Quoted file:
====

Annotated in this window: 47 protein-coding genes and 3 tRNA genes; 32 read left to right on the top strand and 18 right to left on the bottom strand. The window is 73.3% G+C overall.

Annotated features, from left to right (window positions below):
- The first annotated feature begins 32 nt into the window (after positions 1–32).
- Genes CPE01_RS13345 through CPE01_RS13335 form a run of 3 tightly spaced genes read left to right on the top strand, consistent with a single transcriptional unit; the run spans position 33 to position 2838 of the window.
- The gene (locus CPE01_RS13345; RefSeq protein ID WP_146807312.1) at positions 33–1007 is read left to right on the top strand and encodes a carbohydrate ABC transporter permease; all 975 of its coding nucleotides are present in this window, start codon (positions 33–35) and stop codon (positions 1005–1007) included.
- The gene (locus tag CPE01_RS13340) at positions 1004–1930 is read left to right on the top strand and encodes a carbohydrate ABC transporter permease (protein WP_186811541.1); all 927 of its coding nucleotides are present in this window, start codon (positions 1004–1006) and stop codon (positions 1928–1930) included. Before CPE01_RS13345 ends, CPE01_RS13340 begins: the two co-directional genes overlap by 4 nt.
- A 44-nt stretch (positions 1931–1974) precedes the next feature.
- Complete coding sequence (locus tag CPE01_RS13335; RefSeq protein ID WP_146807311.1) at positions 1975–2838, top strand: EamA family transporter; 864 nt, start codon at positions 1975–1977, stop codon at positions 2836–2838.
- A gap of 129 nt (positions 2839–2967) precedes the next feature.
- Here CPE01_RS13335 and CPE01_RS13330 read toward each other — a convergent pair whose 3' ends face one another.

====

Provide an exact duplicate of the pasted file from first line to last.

Annotated in this window: 47 protein-coding genes and 3 tRNA genes; 32 read left to right on the top strand and 18 right to left on the bottom strand. The window is 73.3% G+C overall.

Annotated features, from left to right (window positions below):
- The first annotated feature begins 32 nt into the window (after positions 1–32).
- Genes CPE01_RS13345 through CPE01_RS13335 form a run of 3 tightly spaced genes read left to right on the top strand, consistent with a single transcriptional unit; the run spans position 33 to position 2838 of the window.
- The gene (locus CPE01_RS13345; RefSeq protein ID WP_146807312.1) at positions 33–1007 is read left to right on the top strand and encodes a carbohydrate ABC transporter permease; all 975 of its coding nucleotides are present in this window, start codon (positions 33–35) and stop codon (positions 1005–1007) included.
- The gene (locus tag CPE01_RS13340) at positions 1004–1930 is read left to right on the top strand and encodes a carbohydrate ABC transporter permease (protein WP_186811541.1); all 927 of its coding nucleotides are present in this window, start codon (positions 1004–1006) and stop codon (positions 1928–1930) included. Before CPE01_RS13345 ends, CPE01_RS13340 begins: the two co-directional genes overlap by 4 nt.
- A 44-nt stretch (positions 1931–1974) precedes the next feature.
- Complete coding sequence (locus tag CPE01_RS13335; RefSeq protein ID WP_146807311.1) at positions 1975–2838, top strand: EamA family transporter; 864 nt, start codon at positions 1975–1977, stop codon at positions 2836–2838.
- A gap of 129 nt (positions 2839–2967) precedes the next feature.
- Here CPE01_RS13335 and CPE01_RS13330 read toward each other — a convergent pair whose 3' ends face one another.